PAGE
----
When you suffer from an injury or illness, you rely on the medical personnel attending to your care to determine what is wrong and how to treat it. Doctors and surgeons often rely on radiological tests to provide you with an accurate diagnosis.
When you enter a Texas hospital to undergo surgery, you know you are at risk. You also assume that the medical care providers who will be tending to your needs will keep your best interests at heart and conduct themselves according to the highest level of accepted standards. You also understand that during recovery, you remain at risk for infection, especially during the first 40 hours post-op.
You may not even remember much about your stay in the intensive care unit. You may have woken up in a normal hospital room to find that your stay in the ICU gave you a life-threatening case of sepsis. Doctors may have told you that they treated you for this severe and potentially terminal infection and the danger has passed.
Like many people, you were probably nervous before your surgery. Whether it is a routine procedure or a life-saving operation, surgery is often frightening and its recovery painful. Your doctor may have reviewed the risks and explained what to expect in the days and weeks of your recovery. However, you weren't prepared for what happened.
Few people like to go to the hospital, and if you've ever been to a hospital either visiting or as a patient, you might have feared that you could get sick just from being there. The sad reality is that you could contract a bacterial or viral infection in a hospital setting, which is supposed to guard against illness. The source of such infections could come from exposure to a patient, unsanitary conditions or unsterile equipment.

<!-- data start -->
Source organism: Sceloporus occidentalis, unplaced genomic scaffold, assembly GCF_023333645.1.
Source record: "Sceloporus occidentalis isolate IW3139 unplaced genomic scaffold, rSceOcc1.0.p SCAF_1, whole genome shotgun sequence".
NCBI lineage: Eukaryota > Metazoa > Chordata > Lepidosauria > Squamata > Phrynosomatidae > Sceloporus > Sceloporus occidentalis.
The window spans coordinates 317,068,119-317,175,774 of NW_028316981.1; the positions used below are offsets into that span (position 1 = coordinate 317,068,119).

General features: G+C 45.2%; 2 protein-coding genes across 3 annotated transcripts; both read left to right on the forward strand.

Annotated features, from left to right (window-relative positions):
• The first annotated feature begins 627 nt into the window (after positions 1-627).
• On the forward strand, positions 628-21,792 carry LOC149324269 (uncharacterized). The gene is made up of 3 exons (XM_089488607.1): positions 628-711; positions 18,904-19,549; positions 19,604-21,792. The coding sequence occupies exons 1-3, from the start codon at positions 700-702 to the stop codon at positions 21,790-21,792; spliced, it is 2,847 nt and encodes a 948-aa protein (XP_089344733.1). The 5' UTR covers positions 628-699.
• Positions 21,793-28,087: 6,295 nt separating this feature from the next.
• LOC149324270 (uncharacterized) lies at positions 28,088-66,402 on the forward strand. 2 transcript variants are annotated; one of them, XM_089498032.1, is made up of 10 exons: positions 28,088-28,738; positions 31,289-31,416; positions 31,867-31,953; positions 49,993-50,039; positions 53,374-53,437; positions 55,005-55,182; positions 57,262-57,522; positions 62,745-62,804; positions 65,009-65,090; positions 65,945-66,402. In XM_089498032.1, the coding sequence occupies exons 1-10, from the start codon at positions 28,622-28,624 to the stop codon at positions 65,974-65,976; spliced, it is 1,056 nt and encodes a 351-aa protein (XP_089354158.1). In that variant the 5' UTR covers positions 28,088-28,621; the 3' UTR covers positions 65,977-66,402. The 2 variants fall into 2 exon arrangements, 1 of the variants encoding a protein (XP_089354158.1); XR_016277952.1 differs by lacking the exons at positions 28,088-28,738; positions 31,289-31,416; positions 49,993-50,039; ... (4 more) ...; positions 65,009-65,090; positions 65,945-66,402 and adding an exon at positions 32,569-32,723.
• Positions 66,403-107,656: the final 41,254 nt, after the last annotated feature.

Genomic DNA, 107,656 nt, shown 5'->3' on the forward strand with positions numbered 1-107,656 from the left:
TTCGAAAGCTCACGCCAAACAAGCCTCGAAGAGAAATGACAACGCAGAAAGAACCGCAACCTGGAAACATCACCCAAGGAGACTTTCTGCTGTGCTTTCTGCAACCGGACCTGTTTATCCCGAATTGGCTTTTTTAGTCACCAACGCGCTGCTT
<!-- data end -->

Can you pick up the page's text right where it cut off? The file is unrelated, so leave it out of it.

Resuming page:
When you entrust the life of your loved one to a surgeon, you expect him or her to receive the best care possible. A successful surgical procedure gives you a sense of relief -- until your loved one's condition takes a turn for the worse.
Doctors and other health care professionals are expected to exercise a reasonable degree of care when taking care of patients. However, this does not always happen, thus leading to serious injuries in Texas. In such cases, the party deemed at fault may be held liable through the civil court system in a medical malpractice lawsuit.
If someone made you take vitamins and made sure you ate nutritious food as a child, you should thank that person. As it turns out, your brain needs certain vitamins in order to work properly. For example, without appropriate levels of vitamin B-1, or thiamine, you risk significant loss of brain function.
If a doctor makes a mistake and it harms you, then you expect the doctor to admit that an error happened. In any case, you don't expect your doctor to hide a clinical mistake that causes harm.